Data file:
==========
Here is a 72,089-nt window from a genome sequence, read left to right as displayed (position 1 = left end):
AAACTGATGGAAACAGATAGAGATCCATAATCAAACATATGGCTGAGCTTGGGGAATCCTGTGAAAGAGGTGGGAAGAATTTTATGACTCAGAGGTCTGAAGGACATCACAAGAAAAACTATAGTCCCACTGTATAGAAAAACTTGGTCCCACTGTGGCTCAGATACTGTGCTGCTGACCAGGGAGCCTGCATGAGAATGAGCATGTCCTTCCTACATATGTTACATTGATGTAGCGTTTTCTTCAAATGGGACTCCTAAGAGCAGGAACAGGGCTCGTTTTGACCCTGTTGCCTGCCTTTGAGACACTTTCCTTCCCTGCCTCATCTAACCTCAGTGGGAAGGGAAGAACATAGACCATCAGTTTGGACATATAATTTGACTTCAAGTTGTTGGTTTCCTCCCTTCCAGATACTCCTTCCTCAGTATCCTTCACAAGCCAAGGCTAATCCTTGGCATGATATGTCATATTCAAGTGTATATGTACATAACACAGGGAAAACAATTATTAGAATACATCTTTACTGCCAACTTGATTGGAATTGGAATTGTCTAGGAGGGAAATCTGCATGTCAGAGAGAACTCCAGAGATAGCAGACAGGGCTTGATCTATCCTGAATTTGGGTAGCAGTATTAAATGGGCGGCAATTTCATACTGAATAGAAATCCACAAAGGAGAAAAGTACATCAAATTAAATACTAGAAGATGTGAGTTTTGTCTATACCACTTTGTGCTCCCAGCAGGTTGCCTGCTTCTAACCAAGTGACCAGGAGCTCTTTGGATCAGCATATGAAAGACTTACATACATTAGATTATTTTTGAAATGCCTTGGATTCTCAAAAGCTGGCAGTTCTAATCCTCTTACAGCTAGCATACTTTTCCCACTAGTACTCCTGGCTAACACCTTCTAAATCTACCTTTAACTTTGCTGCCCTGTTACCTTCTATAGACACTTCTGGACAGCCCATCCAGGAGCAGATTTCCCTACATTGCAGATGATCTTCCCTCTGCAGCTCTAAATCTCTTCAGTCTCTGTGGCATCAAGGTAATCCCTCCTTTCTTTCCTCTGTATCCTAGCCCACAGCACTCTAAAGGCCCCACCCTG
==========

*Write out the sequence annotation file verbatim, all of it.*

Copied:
Here is a 72,089-nt window from a genome sequence, read left to right as displayed (position 1 = left end):
AAACTGATGGAAACAGATAGAGATCCATAATCAAACATATGGCTGAGCTTGGGGAATCCTGTGAAAGAGGTGGGAAGAATTTTATGACTCAGAGGTCTGAAGGACATCACAAGAAAAACTATAGTCCCACTGTATAGAAAAACTTGGTCCCACTGTGGCTCAGATACTGTGCTGCTGACCAGGGAGCCTGCATGAGAATGAGCATGTCCTTCCTACATATGTTACATTGATGTAGCGTTTTCTTCAAATGGGACTCCTAAGAGCAGGAACAGGGCTCGTTTTGACCCTGTTGCCTGCCTTTGAGACACTTTCCTTCCCTGCCTCATCTAACCTCAGTGGGAAGGGAAGAACATAGACCATCAGTTTGGACATATAATTTGACTTCAAGTTGTTGGTTTCCTCCCTTCCAGATACTCCTTCCTCAGTATCCTTCACAAGCCAAGGCTAATCCTTGGCATGATATGTCATATTCAAGTGTATATGTACATAACACAGGGAAAACAATTATTAGAATACATCTTTACTGCCAACTTGATTGGAATTGGAATTGTCTAGGAGGGAAATCTGCATGTCAGAGAGAACTCCAGAGATAGCAGACAGGGCTTGATCTATCCTGAATTTGGGTAGCAGTATTAAATGGGCGGCAATTTCATACTGAATAGAAATCCACAAAGGAGAAAAGTACATCAAATTAAATACTAGAAGATGTGAGTTTTGTCTATACCACTTTGTGCTCCCAGCAGGTTGCCTGCTTCTAACCAAGTGACCAGGAGCTCTTTGGATCAGCATATGAAAGACTTACATACATTAGATTATTTTTGAAATGCCTTGGATTCTCAAAAGCTGGCAGTTCTAATCCTCTTACAGCTAGCATACTTTTCCCACTAGTACTCCTGGCTAACACCTTCTAAATCTACCTTTAACTTTGCTGCCCTGTTACCTTCTATAGACACTTCTGGACAGCCCATCCAGGAGCAGATTTCCCTACATTGCAGATGATCTTCCCTCTGCAGCTCTAAATCTCTTCAGTCTCTGTGGCATCAAGGTAATCCCTCCTTTCTTTCCTCTGTATCCTAGCCCACAGCACTCTAAAGGCCCCACCCTG